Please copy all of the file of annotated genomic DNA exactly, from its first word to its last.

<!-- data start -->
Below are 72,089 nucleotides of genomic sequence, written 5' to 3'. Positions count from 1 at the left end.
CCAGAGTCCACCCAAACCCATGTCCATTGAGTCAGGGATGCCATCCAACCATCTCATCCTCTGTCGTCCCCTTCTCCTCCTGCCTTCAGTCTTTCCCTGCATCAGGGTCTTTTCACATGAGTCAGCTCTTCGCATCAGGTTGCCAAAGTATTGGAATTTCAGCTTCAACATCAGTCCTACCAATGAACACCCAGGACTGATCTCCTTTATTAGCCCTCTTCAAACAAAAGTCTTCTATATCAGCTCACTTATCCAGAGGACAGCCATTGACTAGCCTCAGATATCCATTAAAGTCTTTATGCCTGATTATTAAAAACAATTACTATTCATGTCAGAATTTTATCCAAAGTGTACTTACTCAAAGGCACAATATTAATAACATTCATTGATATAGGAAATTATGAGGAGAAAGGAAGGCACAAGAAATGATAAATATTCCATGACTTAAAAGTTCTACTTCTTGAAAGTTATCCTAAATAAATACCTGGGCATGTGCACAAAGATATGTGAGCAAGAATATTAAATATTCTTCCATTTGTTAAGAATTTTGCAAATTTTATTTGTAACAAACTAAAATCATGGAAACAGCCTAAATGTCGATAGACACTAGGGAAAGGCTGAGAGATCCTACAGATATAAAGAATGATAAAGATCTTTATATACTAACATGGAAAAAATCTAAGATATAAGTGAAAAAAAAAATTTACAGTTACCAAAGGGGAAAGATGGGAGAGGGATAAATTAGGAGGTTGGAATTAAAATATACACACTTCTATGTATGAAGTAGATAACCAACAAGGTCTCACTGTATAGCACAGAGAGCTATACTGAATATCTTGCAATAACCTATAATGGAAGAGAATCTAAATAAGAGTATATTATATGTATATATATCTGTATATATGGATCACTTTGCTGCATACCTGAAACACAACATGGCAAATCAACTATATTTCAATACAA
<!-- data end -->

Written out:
Below are 72,089 nucleotides of genomic sequence, written 5' to 3'. Positions count from 1 at the left end.
CCAGAGTCCACCCAAACCCATGTCCATTGAGTCAGGGATGCCATCCAACCATCTCATCCTCTGTCGTCCCCTTCTCCTCCTGCCTTCAGTCTTTCCCTGCATCAGGGTCTTTTCACATGAGTCAGCTCTTCGCATCAGGTTGCCAAAGTATTGGAATTTCAGCTTCAACATCAGTCCTACCAATGAACACCCAGGACTGATCTCCTTTATTAGCCCTCTTCAAACAAAAGTCTTCTATATCAGCTCACTTATCCAGAGGACAGCCATTGACTAGCCTCAGATATCCATTAAAGTCTTTATGCCTGATTATTAAAAACAATTACTATTCATGTCAGAATTTTATCCAAAGTGTACTTACTCAAAGGCACAATATTAATAACATTCATTGATATAGGAAATTATGAGGAGAAAGGAAGGCACAAGAAATGATAAATATTCCATGACTTAAAAGTTCTACTTCTTGAAAGTTATCCTAAATAAATACCTGGGCATGTGCACAAAGATATGTGAGCAAGAATATTAAATATTCTTCCATTTGTTAAGAATTTTGCAAATTTTATTTGTAACAAACTAAAATCATGGAAACAGCCTAAATGTCGATAGACACTAGGGAAAGGCTGAGAGATCCTACAGATATAAAGAATGATAAAGATCTTTATATACTAACATGGAAAAAATCTAAGATATAAGTGAAAAAAAAAATTTACAGTTACCAAAGGGGAAAGATGGGAGAGGGATAAATTAGGAGGTTGGAATTAAAATATACACACTTCTATGTATGAAGTAGATAACCAACAAGGTCTCACTGTATAGCACAGAGAGCTATACTGAATATCTTGCAATAACCTATAATGGAAGAGAATCTAAATAAGAGTATATTATATGTATATATATCTGTATATATGGATCACTTTGCTGCATACCTGAAACACAACATGGCAAATCAACTATATTTCAATACAA